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UK following in America’s landline footsteps

BY Allconnect | Tue Dec 02, 2014
UK following in America’s landline footsteps

Much attention has been paid to the systematic abandonment of landlines by Americans and phone service providers. In fact, 40 percent of Americans have already made the switch to a cell phone-only lifestyle, according to Daily Finance. What makes this trend even more telling is how the shift away from landline phones has been mirrored overseas for our allies in the UK. The landline phone still has plenty of uses as a resource in emergency situations, but the similar drift away from corded phones in the United Kingdom further reflects how cultural attitudes about landline phones are all over the Western world.

Home phones forgotten
A survey by Relish, a UK broadband provider, revealed that one in four Britons are so detached from their landline phones that they couldn’t even remember their own home phone number, even when prompted with a reward of ¬£50. The Telegraph noted that that just a fifth of the population still uses landline devices as phones – a majority of UK residents only pay for a phone line to access broadband Internet. Others assume that calls on landline phone are strictly telemarketers and are slowly conditioning themselves to stop answering the phone altogether. Those living in the UK have come to see telephone service more and more as a utility than a primary means of communication, just like in the United States.

The cost of new technology
New technology always rises to the top at the cost of legacy devices. The near universal adoption of the cellular phone, along with a wide range of new communication mediums made possible via the Internet, has pushed the landline phone to the brink of obsolescence. Peter Firth, a consumer trend analysis from The Future Laboratory, commented on how technology has driven this trend in the United Kingdom, said Yahoo! News. The availability of mobile phones is only a piece of the the puzzle, and equally important to the trend is the population’s shared “desire to communicate with one another” through means that are “increasingly multi-channel” in nature. As a result, apps like Skype that give users new means of convenient communication have slowly phased out the landline phone.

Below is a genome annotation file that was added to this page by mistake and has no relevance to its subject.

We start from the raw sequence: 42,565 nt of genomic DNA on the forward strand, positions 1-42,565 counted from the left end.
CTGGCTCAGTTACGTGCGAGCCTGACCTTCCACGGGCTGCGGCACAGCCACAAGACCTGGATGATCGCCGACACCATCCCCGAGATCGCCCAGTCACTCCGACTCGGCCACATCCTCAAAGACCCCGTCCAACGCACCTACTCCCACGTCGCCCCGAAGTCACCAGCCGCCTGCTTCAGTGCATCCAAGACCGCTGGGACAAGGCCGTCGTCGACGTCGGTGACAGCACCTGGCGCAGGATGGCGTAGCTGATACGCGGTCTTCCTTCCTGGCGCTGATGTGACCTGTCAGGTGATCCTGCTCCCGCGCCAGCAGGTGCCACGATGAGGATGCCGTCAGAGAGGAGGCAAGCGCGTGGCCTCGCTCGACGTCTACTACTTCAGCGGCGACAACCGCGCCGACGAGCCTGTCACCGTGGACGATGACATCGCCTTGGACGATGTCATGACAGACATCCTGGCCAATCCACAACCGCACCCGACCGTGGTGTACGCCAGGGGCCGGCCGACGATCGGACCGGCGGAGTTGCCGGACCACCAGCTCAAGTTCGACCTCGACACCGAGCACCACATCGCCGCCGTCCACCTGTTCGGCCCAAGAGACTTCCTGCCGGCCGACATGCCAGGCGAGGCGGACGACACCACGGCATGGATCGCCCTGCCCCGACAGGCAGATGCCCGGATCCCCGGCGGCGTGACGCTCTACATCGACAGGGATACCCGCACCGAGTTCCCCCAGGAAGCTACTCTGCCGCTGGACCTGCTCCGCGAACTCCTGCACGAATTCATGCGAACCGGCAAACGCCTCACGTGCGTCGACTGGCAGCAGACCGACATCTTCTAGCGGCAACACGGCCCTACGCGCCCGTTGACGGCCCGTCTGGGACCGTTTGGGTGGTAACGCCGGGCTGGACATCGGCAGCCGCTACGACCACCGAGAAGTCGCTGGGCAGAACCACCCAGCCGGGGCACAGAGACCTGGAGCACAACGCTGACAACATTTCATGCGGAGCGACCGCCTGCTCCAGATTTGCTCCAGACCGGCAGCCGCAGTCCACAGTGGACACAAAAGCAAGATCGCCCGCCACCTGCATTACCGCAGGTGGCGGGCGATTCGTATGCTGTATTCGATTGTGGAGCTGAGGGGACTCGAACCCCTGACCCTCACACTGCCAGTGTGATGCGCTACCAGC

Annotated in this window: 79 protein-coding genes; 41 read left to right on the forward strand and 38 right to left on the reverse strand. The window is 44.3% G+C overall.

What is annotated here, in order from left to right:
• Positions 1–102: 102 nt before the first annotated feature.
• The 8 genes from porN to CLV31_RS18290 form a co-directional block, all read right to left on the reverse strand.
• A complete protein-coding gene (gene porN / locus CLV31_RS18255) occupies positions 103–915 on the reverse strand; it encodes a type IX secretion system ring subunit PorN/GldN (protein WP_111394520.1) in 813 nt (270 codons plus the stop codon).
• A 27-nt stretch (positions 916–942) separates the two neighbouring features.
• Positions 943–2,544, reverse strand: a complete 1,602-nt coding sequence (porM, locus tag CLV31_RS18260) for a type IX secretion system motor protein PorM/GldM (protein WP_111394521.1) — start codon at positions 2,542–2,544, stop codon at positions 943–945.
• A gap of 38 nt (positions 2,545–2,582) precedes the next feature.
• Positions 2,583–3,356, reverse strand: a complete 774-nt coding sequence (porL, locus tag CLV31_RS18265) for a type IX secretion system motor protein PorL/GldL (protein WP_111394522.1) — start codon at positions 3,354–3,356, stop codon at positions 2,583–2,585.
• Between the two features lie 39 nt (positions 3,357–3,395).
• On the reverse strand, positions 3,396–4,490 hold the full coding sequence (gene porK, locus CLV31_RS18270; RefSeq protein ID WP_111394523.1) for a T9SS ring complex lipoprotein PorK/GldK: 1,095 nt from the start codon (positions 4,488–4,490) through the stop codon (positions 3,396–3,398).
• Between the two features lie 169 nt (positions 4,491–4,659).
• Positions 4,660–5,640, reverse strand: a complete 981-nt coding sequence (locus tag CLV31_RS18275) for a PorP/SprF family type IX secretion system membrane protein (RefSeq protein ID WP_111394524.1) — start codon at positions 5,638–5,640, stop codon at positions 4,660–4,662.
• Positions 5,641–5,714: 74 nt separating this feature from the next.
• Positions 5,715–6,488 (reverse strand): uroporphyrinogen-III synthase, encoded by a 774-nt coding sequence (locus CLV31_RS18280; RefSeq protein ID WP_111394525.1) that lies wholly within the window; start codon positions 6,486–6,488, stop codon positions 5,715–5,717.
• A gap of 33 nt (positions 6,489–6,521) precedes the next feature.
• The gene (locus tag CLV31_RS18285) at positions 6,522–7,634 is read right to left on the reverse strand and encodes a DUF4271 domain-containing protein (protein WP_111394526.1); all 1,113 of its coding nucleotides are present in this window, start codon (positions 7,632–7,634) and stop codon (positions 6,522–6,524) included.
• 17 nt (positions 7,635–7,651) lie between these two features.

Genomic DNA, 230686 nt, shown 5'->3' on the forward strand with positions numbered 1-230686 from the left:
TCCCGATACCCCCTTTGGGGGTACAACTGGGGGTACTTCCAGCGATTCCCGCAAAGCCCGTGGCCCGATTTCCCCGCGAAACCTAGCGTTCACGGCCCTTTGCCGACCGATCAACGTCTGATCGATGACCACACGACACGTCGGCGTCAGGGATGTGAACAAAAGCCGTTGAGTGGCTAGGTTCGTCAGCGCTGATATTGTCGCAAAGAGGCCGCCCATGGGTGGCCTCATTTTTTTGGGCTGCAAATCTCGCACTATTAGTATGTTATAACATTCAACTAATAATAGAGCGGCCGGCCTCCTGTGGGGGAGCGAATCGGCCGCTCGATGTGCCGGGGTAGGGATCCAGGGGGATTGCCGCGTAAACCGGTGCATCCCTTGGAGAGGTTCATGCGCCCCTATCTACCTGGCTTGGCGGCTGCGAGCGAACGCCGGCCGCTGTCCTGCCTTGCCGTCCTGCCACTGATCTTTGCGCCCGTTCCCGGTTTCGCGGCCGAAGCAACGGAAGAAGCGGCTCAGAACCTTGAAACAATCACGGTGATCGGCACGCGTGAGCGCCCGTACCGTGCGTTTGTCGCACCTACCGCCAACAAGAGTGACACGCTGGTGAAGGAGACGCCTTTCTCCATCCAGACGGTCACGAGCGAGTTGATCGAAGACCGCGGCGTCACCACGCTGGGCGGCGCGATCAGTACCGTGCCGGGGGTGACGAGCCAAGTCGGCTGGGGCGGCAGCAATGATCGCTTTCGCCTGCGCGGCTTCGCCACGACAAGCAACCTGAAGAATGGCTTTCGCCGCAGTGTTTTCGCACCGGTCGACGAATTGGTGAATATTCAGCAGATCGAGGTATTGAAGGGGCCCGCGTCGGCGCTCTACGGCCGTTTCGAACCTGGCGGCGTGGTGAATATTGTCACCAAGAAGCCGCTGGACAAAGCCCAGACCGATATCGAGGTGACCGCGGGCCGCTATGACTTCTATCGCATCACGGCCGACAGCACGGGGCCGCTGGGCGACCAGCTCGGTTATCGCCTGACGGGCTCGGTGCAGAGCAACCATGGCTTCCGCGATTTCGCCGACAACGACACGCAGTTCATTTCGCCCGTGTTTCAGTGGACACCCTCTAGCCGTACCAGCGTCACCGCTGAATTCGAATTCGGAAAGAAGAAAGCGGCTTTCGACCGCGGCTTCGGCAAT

Price-hikes don’t help
Recent rounds of price-hikes by telecoms have also contributed toward the UK’s cord-cutting tendencies. Money Facts reported that broadband provider TalkTalk has recently announced plans to jack up its prices by nearly 5 percent. Unfortunately, TalkTalk isn’t the only company to increase its rates during 2014. British phone providers BT and Sky implemented a similar set of price increases earlier in the year. This increase in cost has made it difficult for those who pay for phone service to continue justifying the expense. Many of these customers have already become card-carrying cord cutters, but the end of the landline phone in the UK is not inevitable. Companies in the United States are working to keep the landline alive by adding new features and functionality to the communication medium. The same strategies could help phone providers across the pond to stay relevant.

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